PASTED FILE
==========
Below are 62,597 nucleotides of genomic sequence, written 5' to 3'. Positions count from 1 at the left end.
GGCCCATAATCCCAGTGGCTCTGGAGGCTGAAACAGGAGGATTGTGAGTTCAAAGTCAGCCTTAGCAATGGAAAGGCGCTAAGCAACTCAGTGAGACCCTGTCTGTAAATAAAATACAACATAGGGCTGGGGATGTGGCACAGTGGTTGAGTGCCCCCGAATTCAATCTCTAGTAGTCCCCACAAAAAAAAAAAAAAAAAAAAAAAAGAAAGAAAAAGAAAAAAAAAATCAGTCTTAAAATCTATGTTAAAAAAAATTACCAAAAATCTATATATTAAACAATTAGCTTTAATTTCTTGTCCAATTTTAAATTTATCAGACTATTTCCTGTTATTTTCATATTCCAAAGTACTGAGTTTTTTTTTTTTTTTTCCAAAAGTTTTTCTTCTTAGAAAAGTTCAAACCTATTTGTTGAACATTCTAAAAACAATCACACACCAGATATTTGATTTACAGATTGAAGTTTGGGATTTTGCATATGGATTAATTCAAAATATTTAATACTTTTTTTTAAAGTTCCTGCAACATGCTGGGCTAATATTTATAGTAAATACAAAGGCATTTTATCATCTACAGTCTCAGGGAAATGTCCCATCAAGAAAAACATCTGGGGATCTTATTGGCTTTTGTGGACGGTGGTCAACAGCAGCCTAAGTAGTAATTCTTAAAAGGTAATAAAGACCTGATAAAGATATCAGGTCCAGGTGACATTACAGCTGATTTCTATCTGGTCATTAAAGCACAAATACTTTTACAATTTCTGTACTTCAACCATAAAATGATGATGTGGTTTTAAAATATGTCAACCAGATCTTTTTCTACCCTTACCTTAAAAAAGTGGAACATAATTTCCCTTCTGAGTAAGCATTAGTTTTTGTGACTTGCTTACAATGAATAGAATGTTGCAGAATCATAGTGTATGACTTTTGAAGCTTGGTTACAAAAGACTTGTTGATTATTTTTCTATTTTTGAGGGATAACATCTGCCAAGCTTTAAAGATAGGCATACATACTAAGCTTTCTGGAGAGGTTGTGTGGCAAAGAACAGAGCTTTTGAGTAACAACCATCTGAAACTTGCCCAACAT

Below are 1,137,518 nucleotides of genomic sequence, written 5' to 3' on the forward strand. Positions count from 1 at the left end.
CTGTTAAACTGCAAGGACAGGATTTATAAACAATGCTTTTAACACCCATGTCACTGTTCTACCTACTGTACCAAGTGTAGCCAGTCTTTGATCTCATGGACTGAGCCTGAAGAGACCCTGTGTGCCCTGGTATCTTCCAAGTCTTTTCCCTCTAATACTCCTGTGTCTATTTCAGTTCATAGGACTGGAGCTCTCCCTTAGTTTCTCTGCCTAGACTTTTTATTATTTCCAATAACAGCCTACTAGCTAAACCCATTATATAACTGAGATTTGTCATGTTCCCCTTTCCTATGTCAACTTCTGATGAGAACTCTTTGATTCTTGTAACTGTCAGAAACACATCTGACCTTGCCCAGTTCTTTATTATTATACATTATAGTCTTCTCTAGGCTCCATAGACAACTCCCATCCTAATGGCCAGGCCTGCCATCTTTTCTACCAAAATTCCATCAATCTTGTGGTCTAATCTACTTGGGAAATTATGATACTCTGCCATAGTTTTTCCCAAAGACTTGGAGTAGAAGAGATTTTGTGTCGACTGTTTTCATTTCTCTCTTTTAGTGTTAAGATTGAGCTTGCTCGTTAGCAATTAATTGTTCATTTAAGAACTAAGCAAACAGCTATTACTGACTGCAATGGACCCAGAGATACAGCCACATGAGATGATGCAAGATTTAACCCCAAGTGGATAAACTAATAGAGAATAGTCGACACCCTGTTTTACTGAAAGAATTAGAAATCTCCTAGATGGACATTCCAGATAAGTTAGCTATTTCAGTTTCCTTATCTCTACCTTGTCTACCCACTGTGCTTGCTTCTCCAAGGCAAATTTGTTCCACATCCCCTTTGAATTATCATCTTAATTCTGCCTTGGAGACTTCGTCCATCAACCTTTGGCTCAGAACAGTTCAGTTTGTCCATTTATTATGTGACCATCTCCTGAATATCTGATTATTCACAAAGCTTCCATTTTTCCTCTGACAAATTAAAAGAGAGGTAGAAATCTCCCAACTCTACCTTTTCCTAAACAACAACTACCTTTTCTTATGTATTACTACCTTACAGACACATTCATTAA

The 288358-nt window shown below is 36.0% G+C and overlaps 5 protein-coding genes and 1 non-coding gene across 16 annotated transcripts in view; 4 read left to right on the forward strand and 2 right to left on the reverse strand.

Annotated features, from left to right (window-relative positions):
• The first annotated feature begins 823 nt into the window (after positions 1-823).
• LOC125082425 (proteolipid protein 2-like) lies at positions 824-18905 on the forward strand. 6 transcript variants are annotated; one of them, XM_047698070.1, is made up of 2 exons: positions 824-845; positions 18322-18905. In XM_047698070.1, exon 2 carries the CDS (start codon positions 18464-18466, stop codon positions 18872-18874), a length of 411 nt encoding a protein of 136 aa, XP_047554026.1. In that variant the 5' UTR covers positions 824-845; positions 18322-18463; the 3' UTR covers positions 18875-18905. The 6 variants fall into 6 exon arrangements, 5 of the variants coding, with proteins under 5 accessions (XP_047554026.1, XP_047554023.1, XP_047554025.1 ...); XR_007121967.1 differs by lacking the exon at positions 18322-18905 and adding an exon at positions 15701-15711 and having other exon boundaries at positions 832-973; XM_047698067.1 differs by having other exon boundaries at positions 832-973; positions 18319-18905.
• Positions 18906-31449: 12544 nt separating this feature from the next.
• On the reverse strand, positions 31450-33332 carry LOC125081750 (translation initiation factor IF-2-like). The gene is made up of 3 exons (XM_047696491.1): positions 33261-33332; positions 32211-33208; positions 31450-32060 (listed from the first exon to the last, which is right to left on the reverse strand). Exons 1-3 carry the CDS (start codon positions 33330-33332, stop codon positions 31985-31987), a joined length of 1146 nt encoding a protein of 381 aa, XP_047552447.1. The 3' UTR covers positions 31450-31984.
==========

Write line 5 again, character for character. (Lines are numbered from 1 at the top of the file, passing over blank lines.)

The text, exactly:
The 288358-nt window shown below is 36.0% G+C and overlaps 5 protein-coding genes and 1 non-coding gene across 16 annotated transcripts in view; 4 read left to right on the forward strand and 2 right to left on the reverse strand.